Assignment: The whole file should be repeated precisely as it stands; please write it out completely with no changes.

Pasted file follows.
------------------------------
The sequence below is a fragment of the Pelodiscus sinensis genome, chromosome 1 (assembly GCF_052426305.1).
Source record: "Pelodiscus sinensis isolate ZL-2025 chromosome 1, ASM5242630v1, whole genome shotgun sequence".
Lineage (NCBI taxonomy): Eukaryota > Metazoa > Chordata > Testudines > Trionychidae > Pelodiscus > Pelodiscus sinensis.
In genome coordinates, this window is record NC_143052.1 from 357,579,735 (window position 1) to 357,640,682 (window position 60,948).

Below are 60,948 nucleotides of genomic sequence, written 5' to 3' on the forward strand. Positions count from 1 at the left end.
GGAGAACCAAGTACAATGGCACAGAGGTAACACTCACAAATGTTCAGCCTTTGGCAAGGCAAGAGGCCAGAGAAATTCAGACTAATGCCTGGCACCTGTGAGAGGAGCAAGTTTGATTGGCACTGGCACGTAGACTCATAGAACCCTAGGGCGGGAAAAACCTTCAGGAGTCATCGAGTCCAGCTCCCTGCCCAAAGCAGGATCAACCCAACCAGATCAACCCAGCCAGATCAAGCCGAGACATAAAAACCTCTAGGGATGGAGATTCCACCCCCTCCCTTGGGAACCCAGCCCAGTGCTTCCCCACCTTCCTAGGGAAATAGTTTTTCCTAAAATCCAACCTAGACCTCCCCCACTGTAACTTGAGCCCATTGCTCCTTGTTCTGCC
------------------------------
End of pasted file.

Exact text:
The sequence below is a fragment of the Pelodiscus sinensis genome, chromosome 1 (assembly GCF_052426305.1).
Source record: "Pelodiscus sinensis isolate ZL-2025 chromosome 1, ASM5242630v1, whole genome shotgun sequence".
Lineage (NCBI taxonomy): Eukaryota > Metazoa > Chordata > Testudines > Trionychidae > Pelodiscus > Pelodiscus sinensis.
In genome coordinates, this window is record NC_143052.1 from 357,579,735 (window position 1) to 357,640,682 (window position 60,948).

Below are 60,948 nucleotides of genomic sequence, written 5' to 3' on the forward strand. Positions count from 1 at the left end.
GGAGAACCAAGTACAATGGCACAGAGGTAACACTCACAAATGTTCAGCCTTTGGCAAGGCAAGAGGCCAGAGAAATTCAGACTAATGCCTGGCACCTGTGAGAGGAGCAAGTTTGATTGGCACTGGCACGTAGACTCATAGAACCCTAGGGCGGGAAAAACCTTCAGGAGTCATCGAGTCCAGCTCCCTGCCCAAAGCAGGATCAACCCAACCAGATCAACCCAGCCAGATCAAGCCGAGACATAAAAACCTCTAGGGATGGAGATTCCACCCCCTCCCTTGGGAACCCAGCCCAGTGCTTCCCCACCTTCCTAGGGAAATAGTTTTTCCTAAAATCCAACCTAGACCTCCCCCACTGTAACTTGAGCCCATTGCTCCTTGTTCTGCC